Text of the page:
China offers to reduce trade surplus with US by $200 bn: report
19 May 2018
China may buy up to $200 billion worth of American goods to reduce its massive trade surplus with the United States as the world's two largest economies started a round of high-level trade talks, says a media report.
The compromise follows intense pressure from the Trump administration and the threat of a looming trade war with the US proposing 25-per cent tariffs on up to $150 billion worth of Chinese goods and China targeting $50 billion in American exports.
The two countries have not yet implemented their tariff increases in the hope of reaching a negotiated settlement.
A high-level Chinese delegation led by Vice Premier Liu He is reported to have concluded trade negotiations with the US in Washington.
Liu also called on US President Donald Trump at the White House on Thursday.
"Chinese negotiators are preparing to offer the administration a deal to buy up to $200 billion worth of American goods, which would allow Trump to claim victory in his campaign to reduce the trade deficit with China and rebalance America's trade relationship with its biggest economic rival, according to people briefed on the deliberations," The New York Times reported.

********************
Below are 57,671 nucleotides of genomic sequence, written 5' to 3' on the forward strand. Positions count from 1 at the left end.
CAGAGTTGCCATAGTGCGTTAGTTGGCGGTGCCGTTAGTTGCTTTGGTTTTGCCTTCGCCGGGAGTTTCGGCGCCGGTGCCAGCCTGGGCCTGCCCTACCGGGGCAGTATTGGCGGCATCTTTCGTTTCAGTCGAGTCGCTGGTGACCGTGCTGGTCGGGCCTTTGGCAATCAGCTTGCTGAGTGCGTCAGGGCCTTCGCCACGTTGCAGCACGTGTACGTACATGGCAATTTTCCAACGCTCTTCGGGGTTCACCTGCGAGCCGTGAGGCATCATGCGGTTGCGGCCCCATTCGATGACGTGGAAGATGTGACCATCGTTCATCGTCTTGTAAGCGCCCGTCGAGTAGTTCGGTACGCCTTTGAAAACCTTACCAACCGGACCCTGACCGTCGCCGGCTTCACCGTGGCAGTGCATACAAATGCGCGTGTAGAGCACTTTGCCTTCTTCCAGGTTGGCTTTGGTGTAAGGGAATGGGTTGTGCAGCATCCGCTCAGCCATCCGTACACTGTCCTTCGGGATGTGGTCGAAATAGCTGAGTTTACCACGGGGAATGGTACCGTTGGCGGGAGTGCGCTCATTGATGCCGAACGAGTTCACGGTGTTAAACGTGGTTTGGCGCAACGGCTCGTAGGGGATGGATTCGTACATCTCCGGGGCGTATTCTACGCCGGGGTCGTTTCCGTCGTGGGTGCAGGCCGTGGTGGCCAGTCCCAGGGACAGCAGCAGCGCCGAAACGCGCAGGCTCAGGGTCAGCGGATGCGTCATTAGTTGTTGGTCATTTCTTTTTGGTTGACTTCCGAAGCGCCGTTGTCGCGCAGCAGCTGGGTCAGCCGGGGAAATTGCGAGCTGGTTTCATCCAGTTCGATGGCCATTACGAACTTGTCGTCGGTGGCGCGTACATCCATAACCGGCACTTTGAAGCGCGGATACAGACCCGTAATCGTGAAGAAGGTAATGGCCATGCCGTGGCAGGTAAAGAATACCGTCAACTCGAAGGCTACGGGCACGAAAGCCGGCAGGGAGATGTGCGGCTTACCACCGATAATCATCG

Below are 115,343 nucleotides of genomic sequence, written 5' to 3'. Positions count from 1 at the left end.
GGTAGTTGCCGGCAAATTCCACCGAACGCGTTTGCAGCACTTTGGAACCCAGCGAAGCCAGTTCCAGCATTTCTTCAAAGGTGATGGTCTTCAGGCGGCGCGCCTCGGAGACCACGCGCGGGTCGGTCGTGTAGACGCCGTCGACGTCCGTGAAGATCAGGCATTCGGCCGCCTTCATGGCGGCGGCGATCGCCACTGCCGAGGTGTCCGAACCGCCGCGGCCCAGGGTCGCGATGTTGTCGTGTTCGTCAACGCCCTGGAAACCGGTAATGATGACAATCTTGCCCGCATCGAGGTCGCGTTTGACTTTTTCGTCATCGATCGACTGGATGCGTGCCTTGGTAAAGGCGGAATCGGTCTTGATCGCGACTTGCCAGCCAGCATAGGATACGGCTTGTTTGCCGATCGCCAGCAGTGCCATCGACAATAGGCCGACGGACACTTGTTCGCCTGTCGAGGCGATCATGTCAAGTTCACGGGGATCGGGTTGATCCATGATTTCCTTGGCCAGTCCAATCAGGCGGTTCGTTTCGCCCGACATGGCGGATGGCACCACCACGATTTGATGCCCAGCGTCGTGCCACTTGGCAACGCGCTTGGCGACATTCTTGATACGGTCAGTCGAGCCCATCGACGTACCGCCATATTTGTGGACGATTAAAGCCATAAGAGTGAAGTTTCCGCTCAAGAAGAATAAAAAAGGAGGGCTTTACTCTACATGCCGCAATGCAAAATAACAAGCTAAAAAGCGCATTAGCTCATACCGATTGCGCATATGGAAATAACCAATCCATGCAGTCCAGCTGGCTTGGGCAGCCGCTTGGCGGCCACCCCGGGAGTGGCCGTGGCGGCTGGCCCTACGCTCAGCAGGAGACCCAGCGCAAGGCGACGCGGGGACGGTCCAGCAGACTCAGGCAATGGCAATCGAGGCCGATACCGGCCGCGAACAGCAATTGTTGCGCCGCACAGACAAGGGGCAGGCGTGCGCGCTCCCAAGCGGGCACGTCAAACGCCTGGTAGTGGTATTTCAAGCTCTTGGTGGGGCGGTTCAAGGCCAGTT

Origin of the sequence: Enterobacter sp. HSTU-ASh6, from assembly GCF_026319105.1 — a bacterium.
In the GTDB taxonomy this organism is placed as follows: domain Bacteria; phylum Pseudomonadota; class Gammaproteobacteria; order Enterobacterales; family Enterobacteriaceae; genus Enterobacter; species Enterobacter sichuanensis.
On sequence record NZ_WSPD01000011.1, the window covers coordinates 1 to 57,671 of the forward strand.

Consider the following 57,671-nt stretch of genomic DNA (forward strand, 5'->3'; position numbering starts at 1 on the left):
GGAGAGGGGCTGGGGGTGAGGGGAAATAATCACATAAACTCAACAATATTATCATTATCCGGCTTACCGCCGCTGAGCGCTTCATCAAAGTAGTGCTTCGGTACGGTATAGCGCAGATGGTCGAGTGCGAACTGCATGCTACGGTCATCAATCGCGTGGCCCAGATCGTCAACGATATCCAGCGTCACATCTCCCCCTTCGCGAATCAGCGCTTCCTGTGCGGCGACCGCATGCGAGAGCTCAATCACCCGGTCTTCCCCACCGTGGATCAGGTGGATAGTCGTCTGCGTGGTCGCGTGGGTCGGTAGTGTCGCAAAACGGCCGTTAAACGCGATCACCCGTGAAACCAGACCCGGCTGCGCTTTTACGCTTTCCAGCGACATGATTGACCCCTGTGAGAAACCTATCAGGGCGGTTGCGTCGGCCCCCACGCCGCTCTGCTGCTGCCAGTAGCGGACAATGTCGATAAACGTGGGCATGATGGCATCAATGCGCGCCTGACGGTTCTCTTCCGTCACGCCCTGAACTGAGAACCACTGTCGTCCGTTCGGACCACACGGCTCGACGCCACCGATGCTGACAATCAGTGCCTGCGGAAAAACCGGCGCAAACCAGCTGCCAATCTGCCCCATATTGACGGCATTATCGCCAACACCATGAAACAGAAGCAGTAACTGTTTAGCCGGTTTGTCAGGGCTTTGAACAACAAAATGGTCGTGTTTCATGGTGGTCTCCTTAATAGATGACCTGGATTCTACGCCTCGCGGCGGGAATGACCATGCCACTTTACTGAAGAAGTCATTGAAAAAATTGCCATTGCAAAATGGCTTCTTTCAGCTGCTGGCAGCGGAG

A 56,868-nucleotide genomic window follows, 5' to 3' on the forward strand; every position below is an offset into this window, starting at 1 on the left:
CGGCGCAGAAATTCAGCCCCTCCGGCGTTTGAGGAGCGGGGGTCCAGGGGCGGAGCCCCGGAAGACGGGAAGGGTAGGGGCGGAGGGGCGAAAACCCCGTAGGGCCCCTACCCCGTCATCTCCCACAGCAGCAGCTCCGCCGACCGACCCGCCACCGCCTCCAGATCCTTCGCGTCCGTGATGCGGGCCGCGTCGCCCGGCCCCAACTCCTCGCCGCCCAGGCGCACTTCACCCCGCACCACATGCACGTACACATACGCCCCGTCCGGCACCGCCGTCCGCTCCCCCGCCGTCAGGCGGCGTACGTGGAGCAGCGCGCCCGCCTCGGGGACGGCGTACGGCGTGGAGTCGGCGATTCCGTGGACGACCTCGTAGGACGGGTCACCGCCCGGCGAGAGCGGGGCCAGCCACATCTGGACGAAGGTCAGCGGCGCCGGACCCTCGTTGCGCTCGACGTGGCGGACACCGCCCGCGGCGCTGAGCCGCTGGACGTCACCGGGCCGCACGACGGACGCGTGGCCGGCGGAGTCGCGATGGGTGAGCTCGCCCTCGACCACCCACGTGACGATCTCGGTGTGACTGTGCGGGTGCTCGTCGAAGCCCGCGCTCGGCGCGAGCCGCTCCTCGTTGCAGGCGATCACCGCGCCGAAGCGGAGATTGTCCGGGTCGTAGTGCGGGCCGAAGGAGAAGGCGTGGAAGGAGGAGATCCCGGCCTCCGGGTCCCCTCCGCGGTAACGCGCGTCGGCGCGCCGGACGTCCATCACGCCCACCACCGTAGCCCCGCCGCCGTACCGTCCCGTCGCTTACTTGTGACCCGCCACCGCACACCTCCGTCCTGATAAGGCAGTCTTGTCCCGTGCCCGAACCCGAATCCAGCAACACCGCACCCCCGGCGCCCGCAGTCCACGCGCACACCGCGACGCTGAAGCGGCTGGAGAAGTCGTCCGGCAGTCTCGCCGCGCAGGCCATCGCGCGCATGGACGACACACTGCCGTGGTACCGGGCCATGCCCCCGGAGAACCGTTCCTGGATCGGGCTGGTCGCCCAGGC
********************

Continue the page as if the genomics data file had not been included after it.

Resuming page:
The Chinese offer to buy American goods worth $200 billion, however, remains a promise that is most likely to remain illusory, the report quoted economists as saying. Besides the structural hurdles in China to buying more American goods, the United States would need to produce huge amounts of goods to meet Chinese demand, which could again pose structural hurdles in the US, it added.
Chinese foreign ministry spokesman Lu Kang, however, said in Beijing that the "rumours are false" and the "consultations are indeed still in progress and the talks are constructive."
Lu also said the decision to drop the sorghum probe should not be "over-interpreted."
The White House said the US officials conveyed the President's clear goal for a fair-trading relationship with China.
The US delegation is led by Treasury Secretary Steven Mnuchin. It also includes Commerce Secretary Wilbur Ross and US Trade Representatives Robert Lighthizer.
"The United States officials and the Chinese delegation also participated in a meeting with President Donald J Trump at the White House. The two sides agreed to continue the discussions on Friday," the White House said.
Under the deal being discussed, China would pledge to buy substantially more American goods, including agricultural products like soybeans, as well as semi-conductors and natural gas, according to The New York Times.
"That could theoretically reduce its trade surplus with the United States, which hit $372.5 billion last year, by up to $200 billion, though the real number would most likely be lower," it said.
In return, China is asking the US to set aside tariffs and investment restrictions it has threatened against Chinese companies, the report said.
The US Congress, meanwhile, is looking set to advance a bill that would give the US greater power to block deals between American and Chinese companies that could risk national security, The Wall Street Journal said.
The US, the world's largest economy, has a trade deficit of almost $500 billion with the world's second largest economy China.